Joe McCormack's specialty is motivating his clients to work hard and focus on best efforts with every workout. He loves teaching safe and proper form on exercises, has experience working with clients of all ages, and will tailor each workout to an individual’s needs and ability levels.
Being the father of two boys under the age of 5, I have had my fair share of sleep deprived nights. For a while, I considered myself the captain of what
I like to call “Team No Sleep.” It wasn’t long before I started to notice how much lack of sleep affected my quality of life in and outside of the
gym. Recovering from training and everyday life tasks started getting harder and harder. I knew I had to optimize the quantity and quality of my sleep
to do better in all aspects of my life.
Giving your muscles proper time to recover is imperative in order to hit strength, weight loss, and muscle building goals. In addition to time, variables
such as nutrition and sleep also play a crucial role in recovery. So how can you optimize these?
The American Academy of Sleep Medicine recommends adults should get no less than 7 hours of sleep per night. If you're not getting at
least 7 hours of sleep nightly, then you are missing out on the most important component of recovery and it can affect you in several ways. For
example, lack of sleep can lead to reduced exercise performance affecting strength, endurance and speed as well as increase risk of injury due
to its negative effects on proprioception. Additionally, not getting enough sleep can also lead to muscle loss and increase fat storage as it can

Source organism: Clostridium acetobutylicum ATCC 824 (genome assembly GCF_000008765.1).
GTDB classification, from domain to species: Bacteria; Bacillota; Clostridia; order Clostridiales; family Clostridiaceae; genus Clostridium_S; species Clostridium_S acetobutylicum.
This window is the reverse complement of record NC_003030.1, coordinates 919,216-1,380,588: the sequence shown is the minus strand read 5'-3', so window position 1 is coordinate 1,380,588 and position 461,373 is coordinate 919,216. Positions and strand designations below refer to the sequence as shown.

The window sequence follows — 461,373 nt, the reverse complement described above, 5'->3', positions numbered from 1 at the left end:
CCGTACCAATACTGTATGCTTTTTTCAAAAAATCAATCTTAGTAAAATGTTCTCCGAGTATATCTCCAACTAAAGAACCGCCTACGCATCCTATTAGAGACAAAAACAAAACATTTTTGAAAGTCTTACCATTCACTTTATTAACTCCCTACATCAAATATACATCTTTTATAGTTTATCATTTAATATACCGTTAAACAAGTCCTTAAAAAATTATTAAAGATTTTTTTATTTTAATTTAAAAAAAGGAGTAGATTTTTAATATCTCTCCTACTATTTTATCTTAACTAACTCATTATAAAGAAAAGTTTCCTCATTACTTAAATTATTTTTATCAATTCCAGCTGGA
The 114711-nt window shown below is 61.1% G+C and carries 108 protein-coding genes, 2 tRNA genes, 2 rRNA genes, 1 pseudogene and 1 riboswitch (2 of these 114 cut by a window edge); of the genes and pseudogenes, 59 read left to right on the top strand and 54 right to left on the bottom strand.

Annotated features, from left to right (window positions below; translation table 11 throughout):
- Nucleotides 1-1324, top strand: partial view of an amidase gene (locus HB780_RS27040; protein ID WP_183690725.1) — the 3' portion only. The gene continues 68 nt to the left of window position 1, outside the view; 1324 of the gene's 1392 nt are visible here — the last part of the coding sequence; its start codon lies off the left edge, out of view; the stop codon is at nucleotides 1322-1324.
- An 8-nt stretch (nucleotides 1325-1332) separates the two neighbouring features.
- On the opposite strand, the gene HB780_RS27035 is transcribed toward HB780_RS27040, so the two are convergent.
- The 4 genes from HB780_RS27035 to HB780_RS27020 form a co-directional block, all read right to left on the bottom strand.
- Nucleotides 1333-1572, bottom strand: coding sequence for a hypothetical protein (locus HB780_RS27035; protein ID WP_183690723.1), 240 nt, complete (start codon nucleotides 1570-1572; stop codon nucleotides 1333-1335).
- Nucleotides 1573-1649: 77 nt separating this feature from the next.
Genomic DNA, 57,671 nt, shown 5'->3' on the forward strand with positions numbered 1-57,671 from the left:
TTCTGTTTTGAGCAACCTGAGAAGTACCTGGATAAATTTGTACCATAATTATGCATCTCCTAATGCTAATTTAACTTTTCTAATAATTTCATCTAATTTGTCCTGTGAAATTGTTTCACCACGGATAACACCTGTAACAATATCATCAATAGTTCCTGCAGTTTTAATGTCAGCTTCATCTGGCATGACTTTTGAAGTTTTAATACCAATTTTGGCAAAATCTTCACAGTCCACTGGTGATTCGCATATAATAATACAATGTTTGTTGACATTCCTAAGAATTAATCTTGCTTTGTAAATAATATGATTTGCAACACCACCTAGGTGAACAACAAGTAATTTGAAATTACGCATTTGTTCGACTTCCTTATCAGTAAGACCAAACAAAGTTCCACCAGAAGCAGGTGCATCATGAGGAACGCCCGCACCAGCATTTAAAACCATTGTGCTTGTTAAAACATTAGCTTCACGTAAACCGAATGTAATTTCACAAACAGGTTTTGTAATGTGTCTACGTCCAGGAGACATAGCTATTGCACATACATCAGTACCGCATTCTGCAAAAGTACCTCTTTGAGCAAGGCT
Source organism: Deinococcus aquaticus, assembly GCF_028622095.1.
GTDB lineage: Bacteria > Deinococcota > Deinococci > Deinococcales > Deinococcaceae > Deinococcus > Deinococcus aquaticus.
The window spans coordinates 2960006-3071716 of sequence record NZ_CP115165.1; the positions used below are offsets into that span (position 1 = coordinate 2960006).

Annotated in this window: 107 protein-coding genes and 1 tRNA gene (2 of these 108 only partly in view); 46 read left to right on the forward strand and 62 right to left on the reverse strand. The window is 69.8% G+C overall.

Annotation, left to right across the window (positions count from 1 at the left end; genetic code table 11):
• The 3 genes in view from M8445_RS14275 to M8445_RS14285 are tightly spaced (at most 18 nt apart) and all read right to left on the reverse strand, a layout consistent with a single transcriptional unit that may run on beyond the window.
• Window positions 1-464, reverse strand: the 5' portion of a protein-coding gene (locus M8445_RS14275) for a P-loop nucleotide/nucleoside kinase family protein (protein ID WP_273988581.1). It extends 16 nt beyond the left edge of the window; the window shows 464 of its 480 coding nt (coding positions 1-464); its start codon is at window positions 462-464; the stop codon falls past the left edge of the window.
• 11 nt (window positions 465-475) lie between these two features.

raise cortisol levels. Sleep deprivation can also affect your immune system and lead to decreased immune function, making you more susceptible
to catching viruses.
In order to optimize our sleep patterns, it is also important to develop a consistent night time ritual before bed. By doing so, we ensure we are
not just sleeping, but getting quality sleep. When we sleep our muscles start to heal and repair themselves . During this process, muscles
can shorten, so it is also important to have a nice stretching routine. Stretching before bed can not only help maintain ones flexibility,
but also aid in relaxation hence allowing us a more restful night's sleep. If you're unsure where to start, MAC personal trainers are here
to help you build a routine to meet your needs.
Sleep & Diet
Along with sleep, nutrition plays a very important role in recovery. One of the many benefits of maintaining a nutrient
dense and balanced diet is its ability to aid in recovery after working out. Yes, many of us know to focus on lean proteins, to eat veggies,
drink water etc., however, oftentimes we know a lot less than we think.
Do you know the amount of micro and macro nutrients you need from food to effectively reach your goals and optimize your results? More importantly,
do you have an understanding of what micro and macro nutrients are, and how to implement them into your lifestyle? If you don’t, I suggest
you reach out to one of our registered dietitians on staff to help you.
Now let's talk about drinking water. The National Academy of Sports Medicine recommendations for water intake from food and beverage sources